Or look at Alvar Aalto’s 1936 Helsinki house. Another boxy volume, this one is timber-lined and clad in reference to the surrounding forests, a warmer version of modernism but one with none of the architect’s familiar organicism or his more expressive, sculptural style. Instead, there is a basic brick fireplace and simple plywood furniture. It is almost monkish in its aesthetic asceticism.

Then there’s Sigurd Lewerentz, one of the real greats of contemporary architecture. His office and studio (in Lund, Sweden, 1970) was in a garden outbuilding with no windows – only light from small skylights above. This is a room of intense concentration with no distractions – and, indeed, the architecture that came out of here was rigorous, protestant and severe (but exquisitely thoughtful) and free of distractions. In the UK, Peter and Alison Smithson are represented here in their exquisitely ordinary 1959 Wiltshire summer house, a glazed building that is effectively an extension of an existing wall – a hugely influential and truly beautiful place that has not dated at all. In fact, the Pritzker prizewinning Portuguese architect Eduardo Souto de Moura’s 1993 house, in his native Matosinhos, is remarkably similar in conception: an elegant single-storey structure that seems to grow from the rough stone wall.

And this modesty is the most noticeable pattern. Take Jorn Utzon who designed the Sydney Opera House, arguably the first iconic arts building, sparking a trend that led to the Bilbao Guggenheim, and all the blockbusters that followed. His simple stone-built 1971 house (albeit on a gorgeous site in Mallorca) is so stripped it could almost be a ruin. Le Corbusier’s 1931 suburban Paris house, too, is a small (deceptively) simple dwelling that, while showing off the architect’s trademark flourishes and moulded modern forms, is surprisingly humble. Its studio, with its rough rubble wall and a small bedroom with an integral washing area beneath a sculptural roof, has the space standards and industrial material familiar from his later social housing rather than the spatial extravagance of his villas. Not featured here is Le Corbusier’s holiday home – a wooden hut on the hills beneath Eileen Gray’s house in France – that is one of the tiniest and most ascetic dwellings you could imagine.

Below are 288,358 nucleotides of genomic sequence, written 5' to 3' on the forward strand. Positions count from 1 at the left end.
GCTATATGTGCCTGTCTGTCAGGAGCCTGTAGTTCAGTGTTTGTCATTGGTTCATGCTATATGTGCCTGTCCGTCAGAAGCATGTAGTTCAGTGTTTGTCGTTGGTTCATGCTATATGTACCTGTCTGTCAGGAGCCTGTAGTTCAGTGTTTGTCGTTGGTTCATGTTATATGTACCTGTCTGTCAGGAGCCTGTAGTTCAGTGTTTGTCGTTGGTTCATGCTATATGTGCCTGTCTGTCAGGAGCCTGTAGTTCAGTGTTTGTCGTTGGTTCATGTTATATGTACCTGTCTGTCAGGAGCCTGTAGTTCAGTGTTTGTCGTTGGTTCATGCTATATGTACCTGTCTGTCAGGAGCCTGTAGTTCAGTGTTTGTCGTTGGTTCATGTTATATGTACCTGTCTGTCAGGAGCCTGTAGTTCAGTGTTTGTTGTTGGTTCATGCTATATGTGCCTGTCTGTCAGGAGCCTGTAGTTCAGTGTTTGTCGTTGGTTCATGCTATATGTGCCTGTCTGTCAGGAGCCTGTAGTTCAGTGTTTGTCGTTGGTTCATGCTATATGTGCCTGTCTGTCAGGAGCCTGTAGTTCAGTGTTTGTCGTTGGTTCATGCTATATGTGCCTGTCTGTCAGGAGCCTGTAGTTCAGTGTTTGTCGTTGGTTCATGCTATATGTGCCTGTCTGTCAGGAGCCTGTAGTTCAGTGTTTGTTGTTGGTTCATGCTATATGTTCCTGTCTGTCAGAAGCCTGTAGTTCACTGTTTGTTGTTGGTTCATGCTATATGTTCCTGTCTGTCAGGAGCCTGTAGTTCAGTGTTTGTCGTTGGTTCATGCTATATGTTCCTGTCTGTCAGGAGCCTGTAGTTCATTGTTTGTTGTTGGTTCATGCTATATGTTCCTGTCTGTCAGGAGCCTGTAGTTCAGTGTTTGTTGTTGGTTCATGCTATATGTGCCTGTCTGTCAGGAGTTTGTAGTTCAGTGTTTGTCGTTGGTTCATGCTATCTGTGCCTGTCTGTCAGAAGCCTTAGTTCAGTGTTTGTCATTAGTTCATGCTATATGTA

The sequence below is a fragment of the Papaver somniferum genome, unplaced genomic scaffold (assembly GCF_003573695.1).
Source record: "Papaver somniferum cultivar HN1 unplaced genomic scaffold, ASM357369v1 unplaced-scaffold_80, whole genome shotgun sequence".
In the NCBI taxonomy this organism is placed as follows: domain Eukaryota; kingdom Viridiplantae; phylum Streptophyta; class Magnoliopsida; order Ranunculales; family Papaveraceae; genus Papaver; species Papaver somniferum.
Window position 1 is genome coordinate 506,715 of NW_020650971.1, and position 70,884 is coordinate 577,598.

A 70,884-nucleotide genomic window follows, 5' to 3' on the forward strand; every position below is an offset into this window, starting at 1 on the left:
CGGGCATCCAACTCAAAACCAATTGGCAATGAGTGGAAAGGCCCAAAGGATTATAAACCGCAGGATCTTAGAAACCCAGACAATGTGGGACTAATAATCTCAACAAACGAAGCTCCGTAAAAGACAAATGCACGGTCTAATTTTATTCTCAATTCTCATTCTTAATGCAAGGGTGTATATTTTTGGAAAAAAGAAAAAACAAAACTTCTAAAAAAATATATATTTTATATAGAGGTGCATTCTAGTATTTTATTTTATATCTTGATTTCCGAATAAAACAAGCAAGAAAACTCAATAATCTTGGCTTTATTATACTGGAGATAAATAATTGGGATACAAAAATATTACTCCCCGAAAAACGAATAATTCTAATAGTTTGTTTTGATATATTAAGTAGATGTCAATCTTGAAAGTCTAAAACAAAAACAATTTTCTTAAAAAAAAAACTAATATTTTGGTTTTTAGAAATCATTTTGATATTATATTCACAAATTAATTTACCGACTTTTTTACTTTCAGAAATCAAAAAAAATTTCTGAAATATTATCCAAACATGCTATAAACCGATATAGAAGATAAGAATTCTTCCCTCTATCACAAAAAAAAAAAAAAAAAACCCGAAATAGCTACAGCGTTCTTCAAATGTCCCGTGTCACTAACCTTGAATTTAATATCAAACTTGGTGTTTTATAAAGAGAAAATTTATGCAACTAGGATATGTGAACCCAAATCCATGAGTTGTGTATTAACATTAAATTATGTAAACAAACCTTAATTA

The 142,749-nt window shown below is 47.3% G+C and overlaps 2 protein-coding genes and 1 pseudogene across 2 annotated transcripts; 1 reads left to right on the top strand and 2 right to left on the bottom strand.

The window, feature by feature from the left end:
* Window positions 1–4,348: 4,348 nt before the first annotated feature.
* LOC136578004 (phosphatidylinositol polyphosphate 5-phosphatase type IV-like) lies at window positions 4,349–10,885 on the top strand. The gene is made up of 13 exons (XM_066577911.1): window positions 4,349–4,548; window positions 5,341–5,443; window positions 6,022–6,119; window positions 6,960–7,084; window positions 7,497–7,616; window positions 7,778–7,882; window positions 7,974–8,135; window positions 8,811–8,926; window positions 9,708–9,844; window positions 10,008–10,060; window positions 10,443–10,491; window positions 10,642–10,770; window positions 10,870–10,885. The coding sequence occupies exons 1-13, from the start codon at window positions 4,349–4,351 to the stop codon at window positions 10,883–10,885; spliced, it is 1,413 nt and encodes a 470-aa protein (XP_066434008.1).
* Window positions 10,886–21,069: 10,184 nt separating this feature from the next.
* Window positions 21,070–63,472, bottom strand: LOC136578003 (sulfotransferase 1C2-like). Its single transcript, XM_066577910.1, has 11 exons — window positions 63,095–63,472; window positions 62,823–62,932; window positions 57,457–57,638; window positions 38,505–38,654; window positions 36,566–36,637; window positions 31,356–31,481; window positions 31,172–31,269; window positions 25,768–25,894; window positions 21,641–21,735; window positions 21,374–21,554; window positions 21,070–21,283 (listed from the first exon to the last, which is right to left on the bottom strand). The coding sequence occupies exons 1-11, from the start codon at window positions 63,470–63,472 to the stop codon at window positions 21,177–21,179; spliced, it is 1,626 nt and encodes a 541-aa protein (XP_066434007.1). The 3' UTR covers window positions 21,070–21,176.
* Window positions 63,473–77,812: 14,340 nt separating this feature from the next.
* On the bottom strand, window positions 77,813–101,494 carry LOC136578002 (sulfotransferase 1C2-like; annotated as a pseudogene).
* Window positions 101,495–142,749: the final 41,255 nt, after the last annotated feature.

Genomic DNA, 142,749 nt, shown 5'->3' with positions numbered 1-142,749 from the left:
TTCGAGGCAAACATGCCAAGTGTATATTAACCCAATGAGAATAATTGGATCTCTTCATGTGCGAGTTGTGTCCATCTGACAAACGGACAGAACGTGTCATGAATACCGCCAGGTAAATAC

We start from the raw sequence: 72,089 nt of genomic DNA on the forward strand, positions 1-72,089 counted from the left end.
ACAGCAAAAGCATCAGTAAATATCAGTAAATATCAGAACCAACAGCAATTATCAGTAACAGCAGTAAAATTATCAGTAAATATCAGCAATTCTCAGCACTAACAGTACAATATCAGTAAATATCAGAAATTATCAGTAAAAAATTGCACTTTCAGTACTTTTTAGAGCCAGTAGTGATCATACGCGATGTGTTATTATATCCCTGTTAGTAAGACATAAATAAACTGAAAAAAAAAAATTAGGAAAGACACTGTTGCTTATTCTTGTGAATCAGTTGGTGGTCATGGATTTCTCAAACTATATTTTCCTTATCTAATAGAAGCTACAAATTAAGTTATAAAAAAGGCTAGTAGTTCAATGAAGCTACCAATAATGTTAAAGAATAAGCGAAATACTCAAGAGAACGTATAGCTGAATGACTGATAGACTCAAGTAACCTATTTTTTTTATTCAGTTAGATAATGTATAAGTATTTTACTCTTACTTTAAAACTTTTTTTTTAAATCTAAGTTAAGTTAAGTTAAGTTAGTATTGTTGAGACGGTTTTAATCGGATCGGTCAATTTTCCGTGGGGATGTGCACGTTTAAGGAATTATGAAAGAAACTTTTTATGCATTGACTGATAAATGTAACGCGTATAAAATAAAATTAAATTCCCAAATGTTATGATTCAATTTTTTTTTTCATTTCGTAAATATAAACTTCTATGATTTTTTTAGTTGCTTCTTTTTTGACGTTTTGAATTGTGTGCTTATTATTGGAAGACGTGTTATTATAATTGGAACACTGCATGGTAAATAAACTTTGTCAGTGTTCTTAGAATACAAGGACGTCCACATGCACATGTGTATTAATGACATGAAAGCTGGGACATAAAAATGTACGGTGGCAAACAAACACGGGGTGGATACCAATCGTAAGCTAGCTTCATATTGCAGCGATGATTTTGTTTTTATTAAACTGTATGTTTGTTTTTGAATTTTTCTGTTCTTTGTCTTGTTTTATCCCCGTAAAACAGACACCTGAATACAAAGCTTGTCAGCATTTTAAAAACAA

It is intriguing to see how many architects appear to revel in the details that many might like to hide. I like that modernist master Bruno Taut painted his radiators and the pipes that serve them red and blue, turning them into an artwork. Jan Benthem (Almere, Netherlands) and John Young (London) both adapt industrial fixtures to create high-tech homes while Adam Caruso, in his London home, seems to celebrate every joint and junction, even leaving the plastered-over joints on the unpainted plasterboard panels exposed to create a home that resembles a construction site. In the best possible way.

This book is a delight, not because it is stuffed full of glamorous interiors or property porn but because it demonstrates that we can make wonderful spaces and cosily domestic interiors with modest means. These are not the homes of wealthy egotists using architecture as a device to demonstrate their genius but, instead, using their inventiveness and resourcefulness to create intimate spaces to support real life. Every one of these houses looks like it is lived in. Architects use architecture not to impress – but as a frame for everyday life.

The Architect’s Home’ by Gennaro Postiglione is published by Taschen, £27.99